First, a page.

They once were blind but now they see. Which begs the question — what exactly do people see when they gain sight for the first time? Often, it’s terrifying.
What happens when people first really look at the world? Generally, we don’t know. They’re far too young to tell us what’s going on in their mind. By the time children are old enough to articulate what they see, they don’t remember what the world looked like in their first few weeks of life. There are special occasions, though, when full-grown adults can see for the first time. For the most part, they see a complete confusion. Often, that does a lot of emotional damage.
One of the earliest-known cases of regained sight is Virgil, the Roman poet. At age fifty, he had cataract surgery and regained his sight. Soon after, he wished he hadn’t. This is common to many blind people who regain their sight. Unlike infants, who are catered to, whose brains are primed for learning, and who have no option but to learn, blind people are asked to replace a familiar sensory system that reliably guides them through the world with an unfamiliar one that does nothing but confuse them. Sometimes the strain of assimilation is too much. Like many other patients, Virgil would shut his eyes and pretend he was still blind when the situation became overwhelming. He became depressed and died of pneumonia soon after his surgery. Although he had seen the world with his eyes, he retained his “mental blindness,” or what experts call “visual agnosia.”
For someone to see an object, the eye needs to pick it up, but the brain also needs to recognize it. This process takes both practice and a certain physical ability in the brain. Agnosia patients have generally suffered brain injuries and lost the ability to understand what they see – they see a rectangular object with a brown circle on top and a loop on one side, but don’t understand that they’re looking at a cup of coffee. There are only shapes. Those who have been blind most of their lives “wake up” with a certain amount of visual agnosia.
Spatial distance is often the primary problem they run into. One man saw people walking away from him as inexplicably shrinking. Another would practice spatial recognition by going out in a field and throwing his boot as far as he could. He’d hold out his hand to grab it, and if it wasn’t in reach, step forward before trying again.
Another area that many newly-sighted people find inexplicable is paintings and other visual representations. They can comprehend real objects, but not painted ones. When they do understand what the paintings are meant to represent, the shadows that are meant to define space and give shape just look like dark marks on the painting. Which, technically they are. It’s only a willful visual laziness on the part of the sighted that lets us see these paint blotches as shadows rather than shapes and colors.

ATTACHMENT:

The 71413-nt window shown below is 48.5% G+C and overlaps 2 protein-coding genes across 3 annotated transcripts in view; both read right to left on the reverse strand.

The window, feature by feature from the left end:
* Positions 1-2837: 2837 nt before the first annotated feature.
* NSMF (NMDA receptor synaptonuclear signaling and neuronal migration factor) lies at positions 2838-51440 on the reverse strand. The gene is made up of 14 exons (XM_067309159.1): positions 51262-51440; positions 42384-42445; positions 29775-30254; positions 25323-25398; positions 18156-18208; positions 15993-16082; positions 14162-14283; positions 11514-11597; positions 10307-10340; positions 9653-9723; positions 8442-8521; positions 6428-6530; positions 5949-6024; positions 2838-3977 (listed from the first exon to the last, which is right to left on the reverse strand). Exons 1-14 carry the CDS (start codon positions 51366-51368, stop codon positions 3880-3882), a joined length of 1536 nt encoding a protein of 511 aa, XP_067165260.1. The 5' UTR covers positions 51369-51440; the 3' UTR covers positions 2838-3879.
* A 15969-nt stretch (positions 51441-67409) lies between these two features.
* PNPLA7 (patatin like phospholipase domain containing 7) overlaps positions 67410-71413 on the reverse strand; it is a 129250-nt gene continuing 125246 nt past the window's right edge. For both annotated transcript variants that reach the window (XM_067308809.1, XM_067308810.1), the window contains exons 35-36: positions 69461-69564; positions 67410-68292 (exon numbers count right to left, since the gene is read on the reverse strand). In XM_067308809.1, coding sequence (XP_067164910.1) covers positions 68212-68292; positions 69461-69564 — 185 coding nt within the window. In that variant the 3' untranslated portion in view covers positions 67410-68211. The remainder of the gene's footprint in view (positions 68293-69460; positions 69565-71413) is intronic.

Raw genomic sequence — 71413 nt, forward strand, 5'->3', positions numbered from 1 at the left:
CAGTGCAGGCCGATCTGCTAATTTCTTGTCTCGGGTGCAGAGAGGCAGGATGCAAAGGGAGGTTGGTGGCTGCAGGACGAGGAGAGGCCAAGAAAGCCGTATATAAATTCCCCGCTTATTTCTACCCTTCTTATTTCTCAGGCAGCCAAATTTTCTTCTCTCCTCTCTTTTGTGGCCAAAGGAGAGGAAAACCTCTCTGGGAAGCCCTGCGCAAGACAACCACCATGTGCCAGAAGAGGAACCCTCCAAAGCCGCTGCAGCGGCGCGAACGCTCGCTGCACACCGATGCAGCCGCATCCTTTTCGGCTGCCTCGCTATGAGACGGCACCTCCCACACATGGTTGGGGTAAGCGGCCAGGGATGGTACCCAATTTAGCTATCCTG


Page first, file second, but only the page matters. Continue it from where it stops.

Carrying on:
Because we develop familiarity with faces and facial expressions at specific times in our lives – those who are deprived of human contact or changing facial expressions at that age often have trouble reading expressions for their entire lives – formerly blind people are often face-blind, or unable to decipher emotion from facial expression. Some have trouble differentiating between male and female faces.
Which isn’t to say that these people always have a completely blank slate, visually-speaking. It’s been shown that when blind people read Braille the visual cortex activates. They “see” with their brains, just not with their eyes. Surgeries on children are particularly successful. One doctor was surprised to find that a ten year old was coordinated enough to catch paper balls thrown at him only a few weeks after surgery, and knew the medical staff by sight. Young people assimilate the world very quickly.
In one famous case, a man regained his sight after being functionally blind since the age of ten months. (He was able to point at bright objects, but nothing more.) He had worked with machines and mechanics, and was able to read the clock in his hospital room shortly after recovering from surgery. The shapes, however unfamiliar to his eyes, made sense to his brain. He was also able to find his way around the room, coordinating what he saw with distances that he had walked before surgery.
When psychologists asked him to draw what he saw, starting with people, his house, and a bus,his drawings were quite extraordinary. They began as simple shapes. Houses were perfect squares with square windows and a rectangular door - the way a small child would draw a house. His buses were similar, squares and circles. As he developed, he added more detail to the design of the bus, including the text on its signs, but forgot to add parts of the outline of the bus, so that windows and wheels appear to be floating. He can draw people, in a symbolic way - two arms, two legs, and a head with all the features. When asked to draw an elephant he drew a smeared gray shape with four legs and tubes for both head and tail. Once he couldn’t represent the object with shapes or features that he knew had to be there, he couldn’t recreate it.
Learning to see is, in many ways, like learning to read. It’s a complex process involving time, practice, and mental ability, but it’s a process that only works one way. At some point we lose the ability to look at a “stop” sign and not automatically read the word “stop” – but at least not understanding the written word is imaginable. The idea of not understanding that a stop sign is a sign, or that it is a solid object placed in front of one thing and behind another, reaches too far back into our history. We have to look at others to understand what the world looks like before we connect “looks” to the world.